scrap box. The cam shaft was made out of a simple pin, and the rockers symbolized
by bent pieces of brass sheet. Exhaust tubes were cut from 0,8mm syringe, and the
intake manifold was done from soft wire, covered in Surfacer 500. Cooling lines from
hair-thin copper wire, and there goes my engine! Painting was fixed by Tamiya black,
Alclad and Humbrol metal (53).
Landing gear assembly
The tires got a paint of Tamiya black, the spokes of the wheels came from the PE
fret. The provided bits of the axle were quite gross, so I decided to make my own. A
piece of syringe served as the hollow axle, two pins as spacers, and a several
windings of nylon filament to bind them in place. The loose ends were used as
tensioning lines for the landing gear assembly. The alignment of the subassembly
was quite tricky, in particular the V-struts. I used calipers and tape to get the positions
of the parts right, but after some superglue, it didn't look bad at all.
Bits and pieces
I glued small bits of PE on the tensioning strings, which are supposed to pass for pre-
loading devices. A generator was made of bits of plastic, and a piece of brass sheet.
The plastic for the generator body was coated with Surfacer to form an 8-shape , the
brass cut to roughly resemble a small prop, and then its blades twisted. It was
painted black, the tiny rotor glued on top, the part then attached to the strut with two
thin coils of wire. The levers of the rudders made from folded bits of sheet were
added, as well as control cables for the rudders. I added hinges to the rudders and
ailerons, and the skid below the rear end.
At first I applied a coat of future, in the areas where decals were supposed to go. The
kit's decals by "Dead Design" were already hinting at what was coming up: While
rather thin, they were completely impervious to any softener, and started cracking on
the edges. On top, they were somewhat transparent, and the wood grain showed
through. I sanded the fractures out, and prepared simple masks from post-it notes, to
spray white around the black crosses. The decals on the fuselage were put on with a
lot of care, and went OK. On the upside, the decals did not silver.
For the gunner's cockpit I had to scratch-build a new seat, which was then equipped
with simple hip safety belt from a small PE fret I've found in the bits-and-pieces box.
The instruments came in the kits. The seat for the pilot was in the kit (again PE belts
added), as well as the steering column. The steering wheel and the instrument panel
came also from the PE-set. The panel was underlain with a clear foil, which was
painted white on the rear side. I scratched in the scales and needles of the
instruments, and then painted also the back side black. The borders of the cockpit
sides were padded up with Surfacer 500. The masking in this area was tricky, so I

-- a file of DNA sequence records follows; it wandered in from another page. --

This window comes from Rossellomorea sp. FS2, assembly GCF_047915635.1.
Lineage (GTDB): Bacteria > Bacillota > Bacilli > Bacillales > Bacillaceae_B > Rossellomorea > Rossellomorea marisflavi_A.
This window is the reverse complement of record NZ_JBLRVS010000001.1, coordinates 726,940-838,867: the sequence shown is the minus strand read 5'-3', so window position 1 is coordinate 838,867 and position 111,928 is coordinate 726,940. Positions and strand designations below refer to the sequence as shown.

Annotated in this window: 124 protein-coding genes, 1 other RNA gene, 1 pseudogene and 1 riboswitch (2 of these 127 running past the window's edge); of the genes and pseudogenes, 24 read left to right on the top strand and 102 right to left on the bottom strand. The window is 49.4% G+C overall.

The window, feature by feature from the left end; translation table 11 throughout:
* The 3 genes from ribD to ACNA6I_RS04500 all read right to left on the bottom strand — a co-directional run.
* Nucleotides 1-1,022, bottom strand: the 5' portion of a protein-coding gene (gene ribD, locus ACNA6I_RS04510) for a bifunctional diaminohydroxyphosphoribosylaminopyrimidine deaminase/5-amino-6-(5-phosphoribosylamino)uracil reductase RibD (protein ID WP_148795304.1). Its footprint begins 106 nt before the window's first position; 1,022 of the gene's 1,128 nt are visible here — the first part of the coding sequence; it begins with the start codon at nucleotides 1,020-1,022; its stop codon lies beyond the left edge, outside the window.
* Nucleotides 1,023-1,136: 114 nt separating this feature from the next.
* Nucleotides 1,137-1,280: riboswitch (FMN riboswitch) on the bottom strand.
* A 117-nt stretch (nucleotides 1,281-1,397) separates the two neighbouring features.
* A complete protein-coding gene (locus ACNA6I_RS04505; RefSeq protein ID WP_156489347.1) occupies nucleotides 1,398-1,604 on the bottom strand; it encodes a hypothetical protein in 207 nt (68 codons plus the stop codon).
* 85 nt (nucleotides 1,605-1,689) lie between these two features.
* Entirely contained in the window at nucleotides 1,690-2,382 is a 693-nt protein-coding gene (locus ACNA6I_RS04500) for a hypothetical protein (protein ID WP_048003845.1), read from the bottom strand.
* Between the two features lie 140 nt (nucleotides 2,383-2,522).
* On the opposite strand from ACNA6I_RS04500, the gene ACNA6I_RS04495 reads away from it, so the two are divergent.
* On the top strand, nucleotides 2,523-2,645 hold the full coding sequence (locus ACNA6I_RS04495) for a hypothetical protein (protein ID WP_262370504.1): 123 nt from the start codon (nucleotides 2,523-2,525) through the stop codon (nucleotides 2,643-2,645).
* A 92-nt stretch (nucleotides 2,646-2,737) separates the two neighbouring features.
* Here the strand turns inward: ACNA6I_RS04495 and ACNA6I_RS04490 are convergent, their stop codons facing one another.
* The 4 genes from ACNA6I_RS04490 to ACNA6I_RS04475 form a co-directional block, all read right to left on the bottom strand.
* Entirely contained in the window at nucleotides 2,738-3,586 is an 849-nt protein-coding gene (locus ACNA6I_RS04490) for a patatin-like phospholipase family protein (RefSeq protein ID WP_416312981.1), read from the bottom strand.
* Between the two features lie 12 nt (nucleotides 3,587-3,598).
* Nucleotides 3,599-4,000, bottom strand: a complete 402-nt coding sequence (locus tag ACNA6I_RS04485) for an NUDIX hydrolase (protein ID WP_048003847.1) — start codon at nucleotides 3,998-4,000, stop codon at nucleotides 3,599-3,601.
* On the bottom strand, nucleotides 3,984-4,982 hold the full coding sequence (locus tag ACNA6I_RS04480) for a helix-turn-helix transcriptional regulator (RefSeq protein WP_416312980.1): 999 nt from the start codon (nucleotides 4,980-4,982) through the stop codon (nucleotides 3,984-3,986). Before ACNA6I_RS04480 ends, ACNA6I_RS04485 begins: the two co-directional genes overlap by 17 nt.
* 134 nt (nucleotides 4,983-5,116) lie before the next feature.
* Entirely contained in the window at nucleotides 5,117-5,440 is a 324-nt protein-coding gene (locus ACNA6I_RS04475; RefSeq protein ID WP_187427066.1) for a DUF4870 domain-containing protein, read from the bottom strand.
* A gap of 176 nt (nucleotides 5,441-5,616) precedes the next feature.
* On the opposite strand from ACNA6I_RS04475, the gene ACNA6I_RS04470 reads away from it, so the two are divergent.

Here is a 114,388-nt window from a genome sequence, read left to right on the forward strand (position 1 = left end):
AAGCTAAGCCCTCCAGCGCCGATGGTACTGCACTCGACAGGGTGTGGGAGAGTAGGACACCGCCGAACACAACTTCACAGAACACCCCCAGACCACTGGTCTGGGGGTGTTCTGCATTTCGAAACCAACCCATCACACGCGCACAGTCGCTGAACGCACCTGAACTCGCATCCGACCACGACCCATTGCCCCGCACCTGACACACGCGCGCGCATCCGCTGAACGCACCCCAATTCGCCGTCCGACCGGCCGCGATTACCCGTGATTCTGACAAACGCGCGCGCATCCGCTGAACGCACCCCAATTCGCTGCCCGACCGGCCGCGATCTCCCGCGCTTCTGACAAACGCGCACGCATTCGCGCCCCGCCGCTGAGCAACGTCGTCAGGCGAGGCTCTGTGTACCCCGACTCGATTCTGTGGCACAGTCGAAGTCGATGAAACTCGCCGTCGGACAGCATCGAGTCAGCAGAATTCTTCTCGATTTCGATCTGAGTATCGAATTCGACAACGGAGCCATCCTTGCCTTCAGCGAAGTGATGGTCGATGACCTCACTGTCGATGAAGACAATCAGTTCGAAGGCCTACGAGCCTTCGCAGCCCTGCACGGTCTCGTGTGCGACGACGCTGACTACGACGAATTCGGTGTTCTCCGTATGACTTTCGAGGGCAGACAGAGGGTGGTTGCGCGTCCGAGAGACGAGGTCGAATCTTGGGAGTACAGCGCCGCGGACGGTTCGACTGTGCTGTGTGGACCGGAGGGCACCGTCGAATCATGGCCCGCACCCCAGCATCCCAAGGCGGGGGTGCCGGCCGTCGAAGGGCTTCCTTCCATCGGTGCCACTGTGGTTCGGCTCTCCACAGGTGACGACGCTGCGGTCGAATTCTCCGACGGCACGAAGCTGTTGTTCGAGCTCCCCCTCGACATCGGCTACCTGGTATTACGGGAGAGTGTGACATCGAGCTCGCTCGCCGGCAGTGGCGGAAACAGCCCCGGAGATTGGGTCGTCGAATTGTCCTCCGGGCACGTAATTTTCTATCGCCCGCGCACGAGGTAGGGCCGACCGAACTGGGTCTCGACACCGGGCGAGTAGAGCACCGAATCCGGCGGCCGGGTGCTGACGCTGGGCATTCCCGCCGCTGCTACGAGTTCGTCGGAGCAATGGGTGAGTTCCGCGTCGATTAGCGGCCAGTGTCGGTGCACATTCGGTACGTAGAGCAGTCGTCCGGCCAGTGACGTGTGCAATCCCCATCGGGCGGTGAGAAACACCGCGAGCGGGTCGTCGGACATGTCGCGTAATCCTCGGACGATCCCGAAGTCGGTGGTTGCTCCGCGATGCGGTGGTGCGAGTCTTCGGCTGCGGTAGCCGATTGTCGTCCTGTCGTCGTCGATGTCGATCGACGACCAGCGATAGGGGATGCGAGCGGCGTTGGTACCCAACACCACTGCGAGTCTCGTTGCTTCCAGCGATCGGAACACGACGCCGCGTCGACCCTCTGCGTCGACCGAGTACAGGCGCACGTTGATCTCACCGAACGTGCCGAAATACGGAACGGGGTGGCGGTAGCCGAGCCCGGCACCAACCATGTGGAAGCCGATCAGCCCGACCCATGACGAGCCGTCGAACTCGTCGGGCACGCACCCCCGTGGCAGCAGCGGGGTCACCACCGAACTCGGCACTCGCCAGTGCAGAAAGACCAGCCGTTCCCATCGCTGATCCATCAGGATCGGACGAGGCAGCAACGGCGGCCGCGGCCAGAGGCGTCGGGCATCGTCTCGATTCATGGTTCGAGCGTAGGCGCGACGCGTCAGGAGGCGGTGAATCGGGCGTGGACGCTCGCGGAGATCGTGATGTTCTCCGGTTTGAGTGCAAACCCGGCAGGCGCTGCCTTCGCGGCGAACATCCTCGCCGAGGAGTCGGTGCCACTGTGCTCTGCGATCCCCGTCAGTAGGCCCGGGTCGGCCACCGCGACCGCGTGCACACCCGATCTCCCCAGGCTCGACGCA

took pieces of old decal, and applied them on the padding with a lot of softener - to a
The gunner's wind shield was also part of the kit's PE offering. Glued on a piece of
clear foil, I cut it out, glued on the plane. The pilot's canopy was provided in the kit, as
a vacu-formed part. I cut it out with small scissors, and superglued it in front of the
pilot’s carrel. The frame was fixed from a strip of thin aluminum foil.
The engine was set into the fuselage, and the cowling glued on.
Pre-shading was not an option with the used technique, so I tried something different:
thin coat of Tamiya smoke was applied to give the wing some plasticity. On top I
masked the ribs, and sprayed only on their outside. This generates the impression of
additional depth. Between the wings, where I could not really mask, I applied this
shading free hand, with acceptable effects. The smoke traces from the exhausts
were sprayed on behind the pipes and behind the crank case venting. Some traces
inside the cockpits, on the landing gear and in joints were accentuated with thinned
black and burnt umber artist oils. The cowling had initially an accident: I tried to clean
some fluff from the surface with alcohol, during which the paint was stained. I thought
about re-painting it, but then decided that it's convincing enough as old metal. The
tires were brightened up with some pastels. Initially I wanted to keep the plane
glossy, but then decided to give it at least partially a flat finish. In the end, I applied
different gradients of "flatness" in different areas, to achieve the optimal effect.
The little winged piano asked for a lot of work, but resulted in a real eye-catcher.
While I'm not too deep into WWI material, this little biplane was fun to build, and is
even more fun to behold.
FLUG-Informationen IV/1991 WIEN
(publication of the Austrian Aviation Archive)
all photographs copyright J.Kierat
except photograph of original aircraft and plans which are copyright of Austrian Aviation Archive.
no use without authors permission